Interview with Jane Potentier, Associate Vice President, Alumni & Development, University of Victoria

By Brendan Read

The University of Victoria (UVic) is one of Canada’s leading post-secondary institutions, with strong foci on research and on career preparation. Its campus is located in the Victoria B.C. area, split between the municipalities of Oak Bay and Saanich.

Founded in 1903 as an offshoot of McGill University, and later part of the University of British Columbia, UVic became a full-fledged university in 1963. Today it has over 22,000 undergraduate and graduate students and 900 full-time faculty members, whose education, work and activities are supported by over 130,000 alumni in approximately 130 countries.

That’s where the University of Victoria Alumni Association comes in. It is an independent society of UVic graduates and volunteer board members who work alongside the University of Victoria Alumni Relations team to deliver programs and services and communications, and to foster a culture of philanthropy. [Full disclosure: the author is an UVic alumnus].

Foundation Magazine recently interviewed Jane Potentier, who became associate vice president, Alumni and Development in March 2020. She came to UVic with over 25 years’ experience leading fundraising and alumni relations programs, primarily in the postsecondary sector. Her most recent prior appointment was at the University of Alberta in Edmonton, Alta., where she served for 18 years. She is originally from the U.K., where she had fundraised for many of the country’s largest charities.

Jane is also a long-time active member of the Association of Fundraising Professionals (AFP). She is chair-elect of the AFP Foundation for Philanthropy Canada and prior to that had been board secretary.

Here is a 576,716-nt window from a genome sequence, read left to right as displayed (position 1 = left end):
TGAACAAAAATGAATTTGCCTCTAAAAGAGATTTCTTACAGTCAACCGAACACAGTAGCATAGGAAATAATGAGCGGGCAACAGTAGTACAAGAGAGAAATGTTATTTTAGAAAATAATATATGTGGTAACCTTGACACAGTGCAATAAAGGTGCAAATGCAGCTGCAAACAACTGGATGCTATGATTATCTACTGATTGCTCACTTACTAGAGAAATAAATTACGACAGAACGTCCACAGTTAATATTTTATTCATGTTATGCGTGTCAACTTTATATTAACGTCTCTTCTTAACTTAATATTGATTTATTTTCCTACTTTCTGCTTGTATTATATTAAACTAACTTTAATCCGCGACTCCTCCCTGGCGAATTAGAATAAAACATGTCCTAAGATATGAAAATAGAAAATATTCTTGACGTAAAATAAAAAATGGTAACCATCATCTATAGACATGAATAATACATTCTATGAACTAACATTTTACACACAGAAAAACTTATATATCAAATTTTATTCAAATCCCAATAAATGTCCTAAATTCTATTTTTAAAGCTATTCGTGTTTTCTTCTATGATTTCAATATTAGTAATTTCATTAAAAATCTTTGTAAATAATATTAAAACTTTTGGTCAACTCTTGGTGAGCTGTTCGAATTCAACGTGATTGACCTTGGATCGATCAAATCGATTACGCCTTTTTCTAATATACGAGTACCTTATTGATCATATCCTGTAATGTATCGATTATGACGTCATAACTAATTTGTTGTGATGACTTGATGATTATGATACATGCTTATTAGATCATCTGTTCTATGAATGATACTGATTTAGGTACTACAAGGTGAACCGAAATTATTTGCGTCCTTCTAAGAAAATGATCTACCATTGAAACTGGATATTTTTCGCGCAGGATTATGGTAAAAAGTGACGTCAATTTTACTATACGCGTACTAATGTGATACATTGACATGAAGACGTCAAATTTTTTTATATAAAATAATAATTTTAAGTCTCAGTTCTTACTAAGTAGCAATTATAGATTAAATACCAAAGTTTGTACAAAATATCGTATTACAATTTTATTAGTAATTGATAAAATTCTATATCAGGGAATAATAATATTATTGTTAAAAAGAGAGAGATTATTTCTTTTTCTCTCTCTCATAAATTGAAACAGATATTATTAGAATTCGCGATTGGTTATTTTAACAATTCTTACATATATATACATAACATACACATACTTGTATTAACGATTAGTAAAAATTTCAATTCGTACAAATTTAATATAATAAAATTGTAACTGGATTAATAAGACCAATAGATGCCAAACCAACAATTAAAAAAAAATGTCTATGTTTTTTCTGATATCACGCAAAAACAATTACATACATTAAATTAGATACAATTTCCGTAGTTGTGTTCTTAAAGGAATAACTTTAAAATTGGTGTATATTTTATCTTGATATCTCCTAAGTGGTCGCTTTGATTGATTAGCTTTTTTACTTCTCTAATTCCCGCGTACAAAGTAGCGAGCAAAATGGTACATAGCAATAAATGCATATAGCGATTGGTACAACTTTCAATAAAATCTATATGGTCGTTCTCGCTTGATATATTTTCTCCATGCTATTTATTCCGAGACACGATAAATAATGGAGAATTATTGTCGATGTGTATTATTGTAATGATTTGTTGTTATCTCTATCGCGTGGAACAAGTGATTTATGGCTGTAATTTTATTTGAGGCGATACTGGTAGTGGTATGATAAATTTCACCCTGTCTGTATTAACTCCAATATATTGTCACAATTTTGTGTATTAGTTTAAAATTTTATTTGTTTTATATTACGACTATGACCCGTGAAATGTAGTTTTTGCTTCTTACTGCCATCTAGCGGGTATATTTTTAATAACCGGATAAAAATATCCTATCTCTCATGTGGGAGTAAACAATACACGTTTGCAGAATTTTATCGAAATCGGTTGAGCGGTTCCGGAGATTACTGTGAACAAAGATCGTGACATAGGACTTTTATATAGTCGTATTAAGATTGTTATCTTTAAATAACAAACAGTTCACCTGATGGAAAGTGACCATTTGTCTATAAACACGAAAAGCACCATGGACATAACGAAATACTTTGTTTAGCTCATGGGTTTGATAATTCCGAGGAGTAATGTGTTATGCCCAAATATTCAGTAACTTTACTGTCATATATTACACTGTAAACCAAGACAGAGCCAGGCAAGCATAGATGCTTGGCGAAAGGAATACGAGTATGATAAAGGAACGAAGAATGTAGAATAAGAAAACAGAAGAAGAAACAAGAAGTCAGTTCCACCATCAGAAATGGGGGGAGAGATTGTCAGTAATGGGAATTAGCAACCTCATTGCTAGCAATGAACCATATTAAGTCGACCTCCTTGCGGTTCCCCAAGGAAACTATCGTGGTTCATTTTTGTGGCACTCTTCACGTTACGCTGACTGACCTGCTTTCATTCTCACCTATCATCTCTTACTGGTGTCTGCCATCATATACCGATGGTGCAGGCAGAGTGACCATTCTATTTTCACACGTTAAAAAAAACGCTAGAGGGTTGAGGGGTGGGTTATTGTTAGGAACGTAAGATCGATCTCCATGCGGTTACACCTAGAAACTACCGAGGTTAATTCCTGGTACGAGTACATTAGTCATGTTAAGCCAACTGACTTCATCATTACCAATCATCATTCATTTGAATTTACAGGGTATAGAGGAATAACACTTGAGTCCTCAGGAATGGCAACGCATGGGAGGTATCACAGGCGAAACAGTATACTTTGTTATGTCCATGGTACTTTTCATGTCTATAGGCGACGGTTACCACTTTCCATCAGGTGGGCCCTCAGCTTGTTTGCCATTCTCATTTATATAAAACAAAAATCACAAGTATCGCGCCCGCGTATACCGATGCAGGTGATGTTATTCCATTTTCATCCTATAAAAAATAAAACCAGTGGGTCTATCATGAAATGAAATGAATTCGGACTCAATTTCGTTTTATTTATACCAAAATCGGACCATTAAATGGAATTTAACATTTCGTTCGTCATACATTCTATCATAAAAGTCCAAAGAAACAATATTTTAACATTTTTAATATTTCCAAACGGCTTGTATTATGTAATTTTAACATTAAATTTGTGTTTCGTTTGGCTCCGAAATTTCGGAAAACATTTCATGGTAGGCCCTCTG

Q: Outline the work of the UVic Alumni Association and the Alumni & Development Team
A: The UVic Alumni Association engages with UVic students to encourage a lifelong relationship between them and their university. Engaged alumni contribute to UVic’s success through volunteerism, influence, mentorship, hiring co-op students and philanthropy.

The University of Victoria raised just under $20 million in 2019 thanks to the generous support of alumni, corporations, foundations and community members: and with the active engagement of the Alumni Association. Alumni Relations shares and celebrates the success of our alumni to illustrate the impact of a UVic degree and to recognize the significant impact the university is having on our society and the world.

Q: I applaud that the Alumni Association has helped to make several contributions in response to (and to help fight) COVID-19. Please discuss.